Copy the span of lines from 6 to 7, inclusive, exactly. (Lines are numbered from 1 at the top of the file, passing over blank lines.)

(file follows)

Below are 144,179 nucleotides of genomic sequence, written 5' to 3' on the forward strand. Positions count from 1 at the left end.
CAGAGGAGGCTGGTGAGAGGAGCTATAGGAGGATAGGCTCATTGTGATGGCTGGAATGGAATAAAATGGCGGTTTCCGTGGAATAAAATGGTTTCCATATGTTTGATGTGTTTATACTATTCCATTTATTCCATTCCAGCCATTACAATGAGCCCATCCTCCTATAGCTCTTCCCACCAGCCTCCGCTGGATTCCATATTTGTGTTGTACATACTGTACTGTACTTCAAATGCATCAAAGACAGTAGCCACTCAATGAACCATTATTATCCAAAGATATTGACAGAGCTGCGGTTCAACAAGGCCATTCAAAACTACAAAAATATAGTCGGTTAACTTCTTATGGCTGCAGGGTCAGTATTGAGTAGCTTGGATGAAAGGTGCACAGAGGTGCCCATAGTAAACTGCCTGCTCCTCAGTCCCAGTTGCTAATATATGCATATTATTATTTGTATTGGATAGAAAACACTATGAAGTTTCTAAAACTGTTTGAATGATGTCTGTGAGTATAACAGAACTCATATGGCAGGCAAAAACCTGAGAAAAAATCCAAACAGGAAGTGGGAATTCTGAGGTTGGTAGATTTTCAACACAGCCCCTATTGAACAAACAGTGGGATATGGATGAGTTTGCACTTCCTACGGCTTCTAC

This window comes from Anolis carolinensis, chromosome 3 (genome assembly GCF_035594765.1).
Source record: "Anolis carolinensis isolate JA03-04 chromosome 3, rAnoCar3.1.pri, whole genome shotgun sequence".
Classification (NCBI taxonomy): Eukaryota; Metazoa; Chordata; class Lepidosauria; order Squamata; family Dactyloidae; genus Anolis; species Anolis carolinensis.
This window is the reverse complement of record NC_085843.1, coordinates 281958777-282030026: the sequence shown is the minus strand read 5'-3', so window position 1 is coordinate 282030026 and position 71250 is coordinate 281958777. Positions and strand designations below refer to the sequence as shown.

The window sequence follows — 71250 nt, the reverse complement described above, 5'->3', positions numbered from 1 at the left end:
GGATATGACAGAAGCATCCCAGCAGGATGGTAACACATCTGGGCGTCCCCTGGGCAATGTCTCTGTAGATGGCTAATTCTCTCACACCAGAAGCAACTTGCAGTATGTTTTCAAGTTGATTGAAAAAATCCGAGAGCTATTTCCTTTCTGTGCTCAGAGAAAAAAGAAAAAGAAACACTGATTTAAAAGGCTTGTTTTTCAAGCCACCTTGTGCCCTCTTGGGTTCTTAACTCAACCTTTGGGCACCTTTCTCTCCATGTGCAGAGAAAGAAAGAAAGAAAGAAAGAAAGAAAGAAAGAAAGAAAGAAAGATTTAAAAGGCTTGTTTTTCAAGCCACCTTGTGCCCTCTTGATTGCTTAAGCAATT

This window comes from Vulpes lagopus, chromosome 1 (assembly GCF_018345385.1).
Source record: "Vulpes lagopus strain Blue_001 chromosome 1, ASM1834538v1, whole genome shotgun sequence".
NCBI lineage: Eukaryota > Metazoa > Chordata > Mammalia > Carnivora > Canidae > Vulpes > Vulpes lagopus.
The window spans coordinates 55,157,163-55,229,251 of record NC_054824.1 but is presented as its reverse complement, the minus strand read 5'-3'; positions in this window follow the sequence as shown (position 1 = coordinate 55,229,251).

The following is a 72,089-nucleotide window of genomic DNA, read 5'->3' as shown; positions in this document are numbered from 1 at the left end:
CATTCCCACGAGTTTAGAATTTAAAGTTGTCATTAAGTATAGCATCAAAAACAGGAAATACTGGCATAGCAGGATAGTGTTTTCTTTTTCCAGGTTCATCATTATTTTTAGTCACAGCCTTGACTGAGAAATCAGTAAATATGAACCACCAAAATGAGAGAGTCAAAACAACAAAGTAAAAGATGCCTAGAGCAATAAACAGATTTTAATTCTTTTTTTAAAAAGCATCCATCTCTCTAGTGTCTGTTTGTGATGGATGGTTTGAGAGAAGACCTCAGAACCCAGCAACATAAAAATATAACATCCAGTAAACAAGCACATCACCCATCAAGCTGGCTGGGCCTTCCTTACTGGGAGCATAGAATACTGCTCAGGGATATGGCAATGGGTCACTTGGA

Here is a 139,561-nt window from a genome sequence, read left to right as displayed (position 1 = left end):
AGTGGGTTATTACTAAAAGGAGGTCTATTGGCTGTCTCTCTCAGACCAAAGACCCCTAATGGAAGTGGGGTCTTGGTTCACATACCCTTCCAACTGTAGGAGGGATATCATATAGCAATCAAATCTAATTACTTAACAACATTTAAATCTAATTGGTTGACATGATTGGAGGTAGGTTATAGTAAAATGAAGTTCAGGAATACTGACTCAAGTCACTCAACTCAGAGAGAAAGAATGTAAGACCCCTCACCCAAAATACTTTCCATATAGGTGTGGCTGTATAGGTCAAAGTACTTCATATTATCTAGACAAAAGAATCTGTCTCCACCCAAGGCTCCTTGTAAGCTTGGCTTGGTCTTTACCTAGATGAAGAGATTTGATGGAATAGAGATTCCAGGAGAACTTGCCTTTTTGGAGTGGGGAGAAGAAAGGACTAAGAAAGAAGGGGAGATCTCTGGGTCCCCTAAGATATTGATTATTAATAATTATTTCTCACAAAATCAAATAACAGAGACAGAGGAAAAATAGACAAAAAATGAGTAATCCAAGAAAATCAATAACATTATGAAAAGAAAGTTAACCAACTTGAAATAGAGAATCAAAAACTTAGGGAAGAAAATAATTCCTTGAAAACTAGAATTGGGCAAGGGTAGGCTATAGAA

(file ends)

This window is the reverse complement of record NC_085843.1, coordinates 281958777-282030026: the sequence shown is the minus strand read 5'-3', so window position 1 is coordinate 282030026 and position 71250 is coordinate 281958777. Positions and strand designations below refer to the sequence as shown.

The window sequence follows — 71250 nt, the reverse complement described above, 5'->3', positions numbered from 1 at the left end: